back to article Travel website Hotel Hippo yanked offline after data leaks spotted

Travel website Hotel Hippo is closed for business after an infosec bod spotted gaping security flaws which could allow hackers to snoop through customers' booking details. Information security consultant Scott Helme contacted The Register to discuss the security lapse, which could come in very handy for burglars who want to …

This is outrageous. Reminds me far too much of those DELIBERATELY broken web apps that are used as penetration testing assault courses... in fact, quite a few of those I've seen don't have such obvious and trivial flaws in them.

The name "Hotel Hippo" even sounds like a joke.

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Anonymous Coward

I remember years ago when I was working for a hosting company, one of the companies we hosted decided to have a secure server. He just got his php script to write the details people entered when buying goods (including card details) to be stored into plain text files on the website space. I told my boss, but he said that we were only a hosting company and it was not our responsibility if the company didn't have a professional web developer to write a properly secure website.

I left the hosting company soon after that.

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Anonymous Coward

What authority did you have...

...to go poking around sites and contents just because they were hosted there. They were renting compute and web services from you - what the hell has their content or processes got to do with you, unless it's illegal? PCI is a compliance issue, not a legal one, and without authorisation you should not have been poking around. If it had been my hosting firm you wouldn't have walked , I'd have pushed you.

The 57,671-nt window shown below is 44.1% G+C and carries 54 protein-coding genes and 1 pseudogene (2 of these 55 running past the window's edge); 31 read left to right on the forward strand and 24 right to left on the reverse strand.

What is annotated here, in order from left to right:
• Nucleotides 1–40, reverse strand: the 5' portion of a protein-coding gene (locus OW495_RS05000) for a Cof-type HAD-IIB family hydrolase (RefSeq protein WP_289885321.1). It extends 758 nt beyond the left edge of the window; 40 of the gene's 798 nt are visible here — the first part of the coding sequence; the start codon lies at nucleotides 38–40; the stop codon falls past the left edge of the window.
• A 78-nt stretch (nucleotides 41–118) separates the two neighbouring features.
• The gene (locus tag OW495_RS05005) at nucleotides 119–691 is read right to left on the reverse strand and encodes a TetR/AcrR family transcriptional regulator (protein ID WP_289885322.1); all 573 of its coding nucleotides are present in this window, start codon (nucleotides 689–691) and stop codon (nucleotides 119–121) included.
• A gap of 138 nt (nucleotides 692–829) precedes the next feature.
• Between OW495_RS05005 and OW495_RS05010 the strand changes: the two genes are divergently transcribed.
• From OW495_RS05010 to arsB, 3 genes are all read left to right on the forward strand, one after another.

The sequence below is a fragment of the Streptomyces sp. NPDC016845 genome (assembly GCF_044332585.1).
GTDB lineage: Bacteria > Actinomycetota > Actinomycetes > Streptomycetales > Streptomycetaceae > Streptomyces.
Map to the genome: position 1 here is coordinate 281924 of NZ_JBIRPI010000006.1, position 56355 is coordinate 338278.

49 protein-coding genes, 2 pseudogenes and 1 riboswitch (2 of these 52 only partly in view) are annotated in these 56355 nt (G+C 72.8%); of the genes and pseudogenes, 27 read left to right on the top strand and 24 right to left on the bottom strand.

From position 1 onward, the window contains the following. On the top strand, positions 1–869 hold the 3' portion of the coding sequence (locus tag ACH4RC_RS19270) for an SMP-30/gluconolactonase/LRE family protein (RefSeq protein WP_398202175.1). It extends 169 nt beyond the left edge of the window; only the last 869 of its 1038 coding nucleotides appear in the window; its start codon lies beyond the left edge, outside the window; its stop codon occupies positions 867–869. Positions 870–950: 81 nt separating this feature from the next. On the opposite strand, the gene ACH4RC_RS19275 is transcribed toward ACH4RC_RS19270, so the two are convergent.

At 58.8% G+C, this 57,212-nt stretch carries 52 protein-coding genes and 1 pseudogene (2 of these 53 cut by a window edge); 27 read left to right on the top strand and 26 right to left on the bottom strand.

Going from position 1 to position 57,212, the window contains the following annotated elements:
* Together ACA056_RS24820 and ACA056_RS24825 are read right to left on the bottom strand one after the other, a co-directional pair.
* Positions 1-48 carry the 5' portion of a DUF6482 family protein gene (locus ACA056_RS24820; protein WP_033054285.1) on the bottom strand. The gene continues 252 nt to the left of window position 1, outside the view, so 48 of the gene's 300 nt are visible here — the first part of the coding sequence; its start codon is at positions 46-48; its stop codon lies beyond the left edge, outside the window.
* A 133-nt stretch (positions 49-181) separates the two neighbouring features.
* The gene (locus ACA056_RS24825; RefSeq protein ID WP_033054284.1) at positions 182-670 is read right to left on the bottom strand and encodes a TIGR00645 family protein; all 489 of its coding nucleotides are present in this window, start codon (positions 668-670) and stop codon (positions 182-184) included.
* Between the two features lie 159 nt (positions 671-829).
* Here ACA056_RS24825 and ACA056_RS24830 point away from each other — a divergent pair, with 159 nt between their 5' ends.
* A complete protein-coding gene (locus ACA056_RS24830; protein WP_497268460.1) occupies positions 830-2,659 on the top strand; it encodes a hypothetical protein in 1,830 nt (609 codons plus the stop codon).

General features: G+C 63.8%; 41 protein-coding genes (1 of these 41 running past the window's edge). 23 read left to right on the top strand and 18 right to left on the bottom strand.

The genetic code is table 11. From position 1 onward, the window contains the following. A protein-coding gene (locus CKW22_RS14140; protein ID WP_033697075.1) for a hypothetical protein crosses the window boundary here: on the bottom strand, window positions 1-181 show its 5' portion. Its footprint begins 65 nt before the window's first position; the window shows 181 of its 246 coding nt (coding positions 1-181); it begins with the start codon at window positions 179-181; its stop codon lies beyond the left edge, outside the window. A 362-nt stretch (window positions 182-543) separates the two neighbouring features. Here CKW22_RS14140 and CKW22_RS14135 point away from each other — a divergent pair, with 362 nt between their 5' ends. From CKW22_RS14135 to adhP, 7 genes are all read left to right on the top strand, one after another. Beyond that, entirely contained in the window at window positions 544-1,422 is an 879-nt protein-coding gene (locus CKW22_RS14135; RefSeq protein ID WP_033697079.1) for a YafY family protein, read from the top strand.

This is how hosting and cloud compute is supposed to operate - without dickheads like you sticking their nose in.

Back to the main topic - it's piss poor security indeed where modifying a url lets you see others details. However the current laws would consider this hacking and may land you in jail. Which is fucking mad - but true.

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Coffee/keyboard

Re: What authority did you have...

What, you don't even check sites if abuse requests or requests from the customers to look at something? Thats pretty poor service.

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Re: What authority did you have...

Backup logs sometimes tell you a hell of a lot about what's happening with a website. No need for poking around. I recall that being something of an issue when we use to transfer data for customers from and old PC to a new one in a screwdriver shop we worked for. When you see ParisNude.jpg or ParisF#ck.mpg scroll by on the screen in the temporary internet files folder, you can make a pretty good guess what it is.

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Again and again

" ... he could input booking reference numbers other than his own and view other customers' personal details, simply by making a small change to the URL."

This, as we know, is one of the oldest faults in the book of security failings. Leaving aside questions of which useless developer created the website, the management of this company are responsible for its security and they should be the ones to be hit by sanctions and fines (ha, if only).

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